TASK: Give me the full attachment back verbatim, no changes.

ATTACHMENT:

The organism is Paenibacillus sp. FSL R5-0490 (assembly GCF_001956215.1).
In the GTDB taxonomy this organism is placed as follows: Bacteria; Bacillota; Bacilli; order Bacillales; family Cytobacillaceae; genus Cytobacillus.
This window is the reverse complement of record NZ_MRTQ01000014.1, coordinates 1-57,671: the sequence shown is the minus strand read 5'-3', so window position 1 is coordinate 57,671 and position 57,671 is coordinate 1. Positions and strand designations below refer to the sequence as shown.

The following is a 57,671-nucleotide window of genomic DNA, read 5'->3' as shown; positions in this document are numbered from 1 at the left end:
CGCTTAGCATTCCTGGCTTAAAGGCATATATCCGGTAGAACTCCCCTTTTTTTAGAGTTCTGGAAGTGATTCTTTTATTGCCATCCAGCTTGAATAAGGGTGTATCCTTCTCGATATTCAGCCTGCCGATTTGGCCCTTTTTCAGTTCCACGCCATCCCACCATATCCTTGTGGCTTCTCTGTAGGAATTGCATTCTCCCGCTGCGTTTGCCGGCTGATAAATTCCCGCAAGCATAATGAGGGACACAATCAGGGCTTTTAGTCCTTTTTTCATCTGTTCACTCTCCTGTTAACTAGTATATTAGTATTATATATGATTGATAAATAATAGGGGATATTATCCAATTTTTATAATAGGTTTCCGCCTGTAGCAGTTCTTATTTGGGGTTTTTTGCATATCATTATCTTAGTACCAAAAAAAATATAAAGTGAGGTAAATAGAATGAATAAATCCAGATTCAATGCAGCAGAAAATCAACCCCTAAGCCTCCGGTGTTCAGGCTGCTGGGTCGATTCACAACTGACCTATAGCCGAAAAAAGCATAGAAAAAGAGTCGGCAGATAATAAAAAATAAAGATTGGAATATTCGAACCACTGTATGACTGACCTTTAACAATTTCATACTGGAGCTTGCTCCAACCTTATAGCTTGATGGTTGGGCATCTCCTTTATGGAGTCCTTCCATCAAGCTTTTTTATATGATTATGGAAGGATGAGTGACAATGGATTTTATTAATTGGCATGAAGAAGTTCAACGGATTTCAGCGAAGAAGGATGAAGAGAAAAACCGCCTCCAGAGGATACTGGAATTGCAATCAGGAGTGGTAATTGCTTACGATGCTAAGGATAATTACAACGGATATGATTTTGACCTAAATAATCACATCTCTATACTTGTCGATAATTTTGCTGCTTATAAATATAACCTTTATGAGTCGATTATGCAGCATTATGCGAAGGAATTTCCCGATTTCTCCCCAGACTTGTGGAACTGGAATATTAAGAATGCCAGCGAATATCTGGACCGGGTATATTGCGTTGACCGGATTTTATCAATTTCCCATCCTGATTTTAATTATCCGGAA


The organism is Paenibacillus sp. FSL R5-0490 (assembly GCF_001956215.1).
In the GTDB taxonomy this organism is placed as follows: Bacteria; Bacillota; Bacilli; order Bacillales; family Cytobacillaceae; genus Cytobacillus.
This window is the reverse complement of record NZ_MRTQ01000014.1, coordinates 1-57,671: the sequence shown is the minus strand read 5'-3', so window position 1 is coordinate 57,671 and position 57,671 is coordinate 1. Positions and strand designations below refer to the sequence as shown.

The following is a 57,671-nucleotide window of genomic DNA, read 5'->3' as shown; positions in this document are numbered from 1 at the left end:
CGCTTAGCATTCCTGGCTTAAAGGCATATATCCGGTAGAACTCCCCTTTTTTTAGAGTTCTGGAAGTGATTCTTTTATTGCCATCCAGCTTGAATAAGGGTGTATCCTTCTCGATATTCAGCCTGCCGATTTGGCCCTTTTTCAGTTCCACGCCATCCCACCATATCCTTGTGGCTTCTCTGTAGGAATTGCATTCTCCCGCTGCGTTTGCCGGCTGATAAATTCCCGCAAGCATAATGAGGGACACAATCAGGGCTTTTAGTCCTTTTTTCATCTGTTCACTCTCCTGTTAACTAGTATATTAGTATTATATATGATTGATAAATAATAGGGGATATTATCCAATTTTTATAATAGGTTTCCGCCTGTAGCAGTTCTTATTTGGGGTTTTTTGCATATCATTATCTTAGTACCAAAAAAAATATAAAGTGAGGTAAATAGAATGAATAAATCCAGATTCAATGCAGCAGAAAATCAACCCCTAAGCCTCCGGTGTTCAGGCTGCTGGGTCGATTCACAACTGACCTATAGCCGAAAAAAGCATAGAAAAAGAGTCGGCAGATAATAAAAAATAAAGATTGGAATATTCGAACCACTGTATGACTGACCTTTAACAATTTCATACTGGAGCTTGCTCCAACCTTATAGCTTGATGGTTGGGCATCTCCTTTATGGAGTCCTTCCATCAAGCTTTTTTATATGATTATGGAAGGATGAGTGACAATGGATTTTATTAATTGGCATGAAGAAGTTCAACGGATTTCAGCGAAGAAGGATGAAGAGAAAAACCGCCTCCAGAGGATACTGGAATTGCAATCAGGAGTGGTAATTGCTTACGATGCTAAGGATAATTACAACGGATATGATTTTGACCTAAATAATCACATCTCTATACTTGTCGATAATTTTGCTGCTTATAAATATAACCTTTATGAGTCGATTATGCAGCATTATGCGAAGGAATTTCCCGATTTCTCCCCAGACTTGTGGAACTGGAATATTAAGAATGCCAGCGAATATCTGGACCGGGTATATTGCGTTGACCGGATTTTATCAATTTCCCATCCTGATTTTAATTATCCGGAA